Starting a new business is exciting, but alarmingly very few companies manage to survive the first three years. 

ThinkBusiness spoke to three firms from Cork and Kerry that started small but managed to scale. 

Supports for new businesses

Loughbeg Farm began selling homemade jams, chutneys, and ice cream at farmers’ markets before starting to make gluten free bread in 2014. Within a year, it was selling its gluten-free bread and tea bracks in over 100 SuperValus across Ireland, and subsequently appeared on RTÉs Dragon’s Den where it secured investments from Alison Cowzer and Eamon Quinn. 

Company founder Walter Ryan-Purcell had previously worked in the industrial composting and renewable energy industries before finding himself unemployed. “There is so much help available to start-ups in Ireland,” he says. “I was able to get on the Back to Work Scheme, which allows you to keep your unemployment benefit while you are getting yourself off the ground, as well as grant aid for yourself and your employees.

“SuperValu’s Food Academy programme was also an incredible leg-up. Not only did we get excellent tuition from the retail experts, but it was wonderful to meet up with like-minded entrepreneurs.”

Overcoming challenges

Cork’s INTEGREAT was founded by Gerry O’Connor in 2011, providing joinery design and interior fit-outs to high-end contractors and designers. Having worked in the UK for eight years, Gerry went to work as a production manager in his native Cork with a joinery manufacturer, before the economic downturn cost him his job. Like Walter at Loughbeg Farm, Gerry decided to turn his unemployment into an opportunity to start a business.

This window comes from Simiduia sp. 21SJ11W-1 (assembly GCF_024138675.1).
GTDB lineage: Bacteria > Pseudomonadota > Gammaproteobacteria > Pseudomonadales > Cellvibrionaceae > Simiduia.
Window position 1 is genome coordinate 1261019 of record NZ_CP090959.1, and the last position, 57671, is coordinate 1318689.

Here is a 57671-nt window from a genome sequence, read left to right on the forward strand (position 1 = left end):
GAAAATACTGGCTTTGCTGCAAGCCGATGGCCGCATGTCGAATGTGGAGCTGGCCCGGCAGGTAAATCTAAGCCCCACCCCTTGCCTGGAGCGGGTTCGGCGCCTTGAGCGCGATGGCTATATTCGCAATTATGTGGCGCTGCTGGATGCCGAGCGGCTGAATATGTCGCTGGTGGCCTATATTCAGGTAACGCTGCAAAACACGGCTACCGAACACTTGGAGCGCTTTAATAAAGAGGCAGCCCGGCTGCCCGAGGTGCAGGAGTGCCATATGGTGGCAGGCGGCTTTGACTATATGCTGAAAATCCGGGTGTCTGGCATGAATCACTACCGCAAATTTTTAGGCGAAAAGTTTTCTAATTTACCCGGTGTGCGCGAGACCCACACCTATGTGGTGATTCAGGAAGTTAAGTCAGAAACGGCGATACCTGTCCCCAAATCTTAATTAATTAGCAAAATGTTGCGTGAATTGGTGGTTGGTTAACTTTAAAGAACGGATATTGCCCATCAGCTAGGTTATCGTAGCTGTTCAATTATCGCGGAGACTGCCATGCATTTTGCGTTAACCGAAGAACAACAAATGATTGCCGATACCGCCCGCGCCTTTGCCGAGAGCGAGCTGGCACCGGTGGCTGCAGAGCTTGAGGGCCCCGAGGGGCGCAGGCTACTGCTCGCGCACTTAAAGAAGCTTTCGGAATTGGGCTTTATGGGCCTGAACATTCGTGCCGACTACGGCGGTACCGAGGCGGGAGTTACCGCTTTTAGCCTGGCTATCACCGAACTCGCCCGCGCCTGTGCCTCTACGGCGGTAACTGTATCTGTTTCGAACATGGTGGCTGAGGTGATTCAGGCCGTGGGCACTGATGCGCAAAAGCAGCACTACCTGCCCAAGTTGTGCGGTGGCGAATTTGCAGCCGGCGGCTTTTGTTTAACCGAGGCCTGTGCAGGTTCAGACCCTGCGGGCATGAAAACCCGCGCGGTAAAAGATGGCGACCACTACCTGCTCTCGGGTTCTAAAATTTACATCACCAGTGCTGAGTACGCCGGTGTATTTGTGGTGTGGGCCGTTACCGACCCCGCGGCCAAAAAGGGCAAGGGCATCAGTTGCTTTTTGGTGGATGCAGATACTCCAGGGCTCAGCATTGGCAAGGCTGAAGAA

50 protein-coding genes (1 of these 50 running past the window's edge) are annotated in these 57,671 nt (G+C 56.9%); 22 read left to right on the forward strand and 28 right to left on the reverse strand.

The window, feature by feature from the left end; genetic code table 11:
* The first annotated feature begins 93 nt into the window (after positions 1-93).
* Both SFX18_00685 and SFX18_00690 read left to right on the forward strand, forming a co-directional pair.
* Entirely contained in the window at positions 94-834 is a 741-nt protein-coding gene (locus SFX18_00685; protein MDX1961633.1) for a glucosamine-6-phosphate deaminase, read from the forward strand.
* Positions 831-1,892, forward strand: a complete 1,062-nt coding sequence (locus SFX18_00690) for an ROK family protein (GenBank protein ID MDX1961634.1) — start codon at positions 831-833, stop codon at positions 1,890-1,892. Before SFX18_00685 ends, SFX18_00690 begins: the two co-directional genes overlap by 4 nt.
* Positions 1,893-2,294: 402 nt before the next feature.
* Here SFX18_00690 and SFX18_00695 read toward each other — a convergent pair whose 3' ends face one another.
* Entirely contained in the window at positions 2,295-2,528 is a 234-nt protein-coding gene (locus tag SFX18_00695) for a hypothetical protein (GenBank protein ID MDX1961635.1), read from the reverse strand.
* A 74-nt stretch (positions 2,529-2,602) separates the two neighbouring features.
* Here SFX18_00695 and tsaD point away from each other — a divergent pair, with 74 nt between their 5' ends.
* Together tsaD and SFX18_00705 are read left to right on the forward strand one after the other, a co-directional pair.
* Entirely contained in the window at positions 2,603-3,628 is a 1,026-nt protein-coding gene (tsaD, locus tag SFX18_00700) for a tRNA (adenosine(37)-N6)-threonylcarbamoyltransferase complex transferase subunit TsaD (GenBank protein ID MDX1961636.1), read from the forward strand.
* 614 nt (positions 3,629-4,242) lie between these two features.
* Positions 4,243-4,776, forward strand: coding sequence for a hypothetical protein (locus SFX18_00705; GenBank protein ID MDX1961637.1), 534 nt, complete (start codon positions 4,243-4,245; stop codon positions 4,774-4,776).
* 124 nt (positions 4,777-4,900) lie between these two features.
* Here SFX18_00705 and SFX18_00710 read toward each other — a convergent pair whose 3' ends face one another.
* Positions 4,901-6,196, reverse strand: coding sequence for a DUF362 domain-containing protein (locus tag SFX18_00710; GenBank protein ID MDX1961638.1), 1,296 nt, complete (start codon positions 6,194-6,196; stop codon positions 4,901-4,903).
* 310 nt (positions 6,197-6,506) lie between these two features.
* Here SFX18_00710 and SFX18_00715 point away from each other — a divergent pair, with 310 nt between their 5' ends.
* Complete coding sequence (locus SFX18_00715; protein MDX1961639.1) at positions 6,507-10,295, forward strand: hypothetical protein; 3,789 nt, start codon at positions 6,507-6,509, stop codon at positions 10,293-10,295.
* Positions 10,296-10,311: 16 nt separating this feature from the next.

Today his client list boasts some powerful UK brands including Selfridges and Sheraton Park Lane. However, it hasn’t always been easy for the budding entrepreneur. “Our business is service based and operating remotely, and we found the lack of adequate broadband to be a real threat to our success,” he explains. 

“Following two frustrating years of slow speed broadband, a new provider to our area improved the service to a manageable level. Faster speed broadband is essential to our future development.”

Sub-standard IT infrastructure wasn’t the only barrier for the start-up, however; the economic climate at the time also presented challenges. “The decimation of the construction industry and the economic recession created its challenges. Potential clients were scarce. We had no marketing experience and often found it difficult to get our message across.”

Knowing you’ve made it

The transition from being a start-up to a successful business is a gradual process, but Gerry can pinpoint one moment in particular that was significant for INTEGREAT. “The key moment for us was in September 2013 when we were asked to head up the contractor’s design team on a high-end retail fit-out on Regent’s Street in London. It involved more time spent in the UK but had the added benefit of our brand being more visible and spreading our network of contacts. It resulted in more business.” 

For Walter and Loughbeg Farm, the critical moment for his company came with a deal from SuperValu. “We suddenly went from supplying a handful of shops to providing every SuperValu in Cork and Kerry. Our turnover grew to over €5,000 per week. It all happened very quickly.”

Steady growth 

For the founders of Cahersiveen’s K&T Bakery, there was no single crucial moment in the story of their business, but rather a constant trend of growth. 

Owners Katarzyna and Tomasz Gwis emigrated from Poland to Ireland in 2006 and worked a variety of jobs until they found themselves out of work in 2014. 

The couple had come from a rich tradition of bakery in Poland, and with time on their hands, they decided to start selling bread and cakes at car boot sales and country markets.